Respiratory diseases, diarrhoea, febrile illness and infectious diseases are important components of our work

We conduct cross-disciplinary research on the most important infectious diseases in PNG, focusing on respiratory and enteric infections.

Our research into acute respiratory illnesses, diarrhoea and febrile illnesses (those with a fever at onset) relates directly to PNG.

We study pneumococcal vaccines and their suitability for children to inform policy on suitable schedules for PNG. Rotavirus infection in children is another area we are investigating.

We have a field team and three laboratory teams; bacteriology, immunology and virology.

Current Research projects

About the project

Rationale: A study to determine the safety and immunogenicity of pneumococcal conjugate vaccines PCV10 (Synflorix™) and PCV13(Prevenar13™) in PNG infants for the serotypes in the respective vaccines.

Design: This randomized control trial investigated the safety and immunogenicity of PCV10 and PCV13 in 200 children.  100 children received PCV10 and 100 received PCV13. At 9 months, 50 children in each PCV arm received booster doses of PPV23 (Pnemovax™)while the remaining 50 in each PCV arm received only the scheduled measles vaccine. At 23 months all children received a challenge dose (0.1mg/ml) of PPV23, to determine the role of hyporesponsiveness to PPV23 at 9 months. Blood and nasopharyngeal swabs were collected at 1,4,9,10,23 and 24 months. Vaccine reaction was measured 24-48 hour post vaccination and all serious adverse events were reported to a data safety monitoring board.

Progress: This study was successfully concluded mid-2016 in terms of participant recruitment, follow-ups and specimen collections.  As of January 2017, completion of 23 & 24 month visit nasopharyngeal swab culturing, serotyping and sensitivity remained outstanding.  Culture, serotyping and the bulk of sensitivity testing had been completed by mid-2017.  A few sensitivity testing remained and was reliant on the procurement of some reagents.  This has now been completed, and the results have been compiled and the database has been updated.  The most recent manuscript relating to this study was accepted and published in February of this year.

Significance: This study helped to inform the National Department of Health (NDoH) about the safety and immunogenicity of PCV10 and PCV13 given with EPI schedules at 1,2, and 3 months.  PCV13 was successfully introduced in PNG in 2014 into the national immunization schedule through support from the Global Alliance for Vaccines and Immunisation (GAVI).  The results from this study should also help to inform the NDoH about whether PCV10 andPCV13 areinterchangeable should global demand exceed supply. In addition, PCV10 contains an important component of Haemophilus influenzae, which could reduce nontypeable Haemophilus influenzae, an important bacteria commonly isolated from lung aspirates of children with pneumonia.  Furthermore, this study has shown that a booster given of PPV23, which provides broader coverage than the conjugate vaccines, may play an important role in preventing deaths due to pneumococcal infection in PNG.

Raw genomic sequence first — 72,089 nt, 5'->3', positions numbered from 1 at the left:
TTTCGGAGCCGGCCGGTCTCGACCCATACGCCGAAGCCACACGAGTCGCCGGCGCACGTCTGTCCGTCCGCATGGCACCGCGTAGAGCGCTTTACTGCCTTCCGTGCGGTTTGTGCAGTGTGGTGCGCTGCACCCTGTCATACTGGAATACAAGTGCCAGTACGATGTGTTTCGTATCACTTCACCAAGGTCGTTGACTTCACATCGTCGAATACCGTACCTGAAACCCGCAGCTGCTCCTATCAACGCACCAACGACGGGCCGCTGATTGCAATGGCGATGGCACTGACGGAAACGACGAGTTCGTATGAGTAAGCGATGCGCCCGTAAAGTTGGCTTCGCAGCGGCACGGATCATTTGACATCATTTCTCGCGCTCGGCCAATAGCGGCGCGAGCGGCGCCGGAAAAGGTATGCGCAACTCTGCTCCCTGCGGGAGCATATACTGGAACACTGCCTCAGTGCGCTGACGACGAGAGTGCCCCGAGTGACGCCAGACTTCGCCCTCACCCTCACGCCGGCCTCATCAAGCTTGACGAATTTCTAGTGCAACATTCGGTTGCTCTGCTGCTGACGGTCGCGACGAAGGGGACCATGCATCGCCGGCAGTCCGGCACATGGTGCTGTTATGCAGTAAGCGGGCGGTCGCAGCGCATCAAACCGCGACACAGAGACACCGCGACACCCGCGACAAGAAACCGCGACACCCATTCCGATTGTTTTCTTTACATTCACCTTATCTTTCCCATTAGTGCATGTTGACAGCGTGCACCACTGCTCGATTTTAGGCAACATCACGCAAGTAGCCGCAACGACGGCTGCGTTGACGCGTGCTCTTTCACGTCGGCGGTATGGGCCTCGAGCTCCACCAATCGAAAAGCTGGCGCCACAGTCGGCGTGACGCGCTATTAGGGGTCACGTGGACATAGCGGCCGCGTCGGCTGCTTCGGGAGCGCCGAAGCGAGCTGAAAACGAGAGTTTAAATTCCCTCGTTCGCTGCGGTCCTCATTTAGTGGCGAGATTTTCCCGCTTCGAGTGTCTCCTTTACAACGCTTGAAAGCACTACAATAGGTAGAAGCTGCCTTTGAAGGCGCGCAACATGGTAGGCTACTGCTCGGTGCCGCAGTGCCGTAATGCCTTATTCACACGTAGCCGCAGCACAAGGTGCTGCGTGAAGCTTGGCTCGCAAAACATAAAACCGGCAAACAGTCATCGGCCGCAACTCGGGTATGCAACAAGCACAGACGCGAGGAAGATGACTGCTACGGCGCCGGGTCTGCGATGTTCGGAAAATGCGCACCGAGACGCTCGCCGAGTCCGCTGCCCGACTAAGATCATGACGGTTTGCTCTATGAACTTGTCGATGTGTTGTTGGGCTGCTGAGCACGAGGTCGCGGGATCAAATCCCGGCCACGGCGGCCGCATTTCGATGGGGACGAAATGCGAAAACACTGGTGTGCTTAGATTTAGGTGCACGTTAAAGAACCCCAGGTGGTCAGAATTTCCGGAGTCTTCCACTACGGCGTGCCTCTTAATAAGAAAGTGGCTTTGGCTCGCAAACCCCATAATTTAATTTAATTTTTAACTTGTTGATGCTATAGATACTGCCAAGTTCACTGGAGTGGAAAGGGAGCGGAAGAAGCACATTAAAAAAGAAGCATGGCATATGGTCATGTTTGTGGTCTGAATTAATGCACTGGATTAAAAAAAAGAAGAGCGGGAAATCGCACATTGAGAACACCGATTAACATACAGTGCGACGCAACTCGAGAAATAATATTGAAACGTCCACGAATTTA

Contributors

Investigators: William Pomat, Andrew Greenhill,Vela Solomon, Peter Richmond, DeborahLehmann, Megan Passey, Anita Van Den Biggelaar, Lea-Ann Kirkham, PeterJacoby, Peter Siba,William Lagani, Rebecca Ford.

Collaborating centres: PNG Institute of MedicalResearch; National Department of Health, PNG;University of Western Australia, Telethon Institutefor Child Health, Sydney University.

Publications related to this project

van den Biggelaar AHJ et al. (2019) Immunogenicity and Immune Memory after a Pneumococcal Polysaccharide Vaccine Booster in a High-Risk Population Primed with 10-Valent or 13-Valent Pneumococcal Conjugate Vaccine: A Randomized Controlled Trial in Papua New Guinean Children.Vaccines7(1).pii: E17. doi: 10.3390/vaccines7010017.

Pomat WS et al. (2018) Safety and immunogenicity of pneumococcal conjugate vaccines in a high-risk population: a randomised controlled trial of 10-valent and 13-valent PCV in Papua New Guinean infants. Clin Infect Dis. doi: 10.1093/cid/ciy743.

Lehmann et al. (2017) Rationale and methods of a randomized controlled trial of immunogenicity, safety and impact on carriage of pneumococcal conjugate and polysaccharide vaccines in infants in Papua New Guinea. Pneumonia 9:20. DOI 10.1186/s41479-017-0044-z.

Conference presentations:

Impact of 10 valent and 13 valent pneumococcal conjugate vaccines on pneumococcal carriage among Papua New Guinean infants.Orami T, Ford R, Michael A, Yoannes M, Nagepu B, Solomon V, Masiria G, Saleu G, Dreyam M, Nivio B, Siba P, Passey M, Jacoby P, Richmond P, Kirkham LA, Lehmann D and Pomat W.  Poster presentation, 11th International Symposium on Pneumococci & Pneumococcal Diseases, Melbourne, Australia, 15-19 April 2018; and oral presentation, 54th Annual Symposium of the Medical Society of Papua New Guinea, Madang, Papua New Guinea, 2-7 Sept 2018.

About the project

Rationale: Pneumonia and meningitis are common and serious diseases of childhood, with significant admissions and deaths in children under five years of age.  Studies conducted in EHP have repeatedly shown Haemophilus influenza and Streptococcus pneumoniae to be frequently isolated from sterile sites of sick children. However, these studies were performed more than 20 years ago, and there is a lack of data on what pathogens are currently causing diseases with the introduction of Hib vaccine into the EPI in 2008. This study aims to determine the causes of pneumonia and meningitis in hospitalised children and investigate antibiotic susceptibility in these children.

Design: 1000 children under 5 years of age attending outpatient at Eastern Highlands Provincial Hospital with moderate or severe pneumonia or meningitis were asked to take part in the study.Samples including blood, CSF and urine were collected for laboratory testing.  Children were followed up a month after discharge from the hospital for further investigation. Another 800-1000 healthy children from communities of thesick children were also recruited into the study.Nasopharyngeal swabs were collected from these children.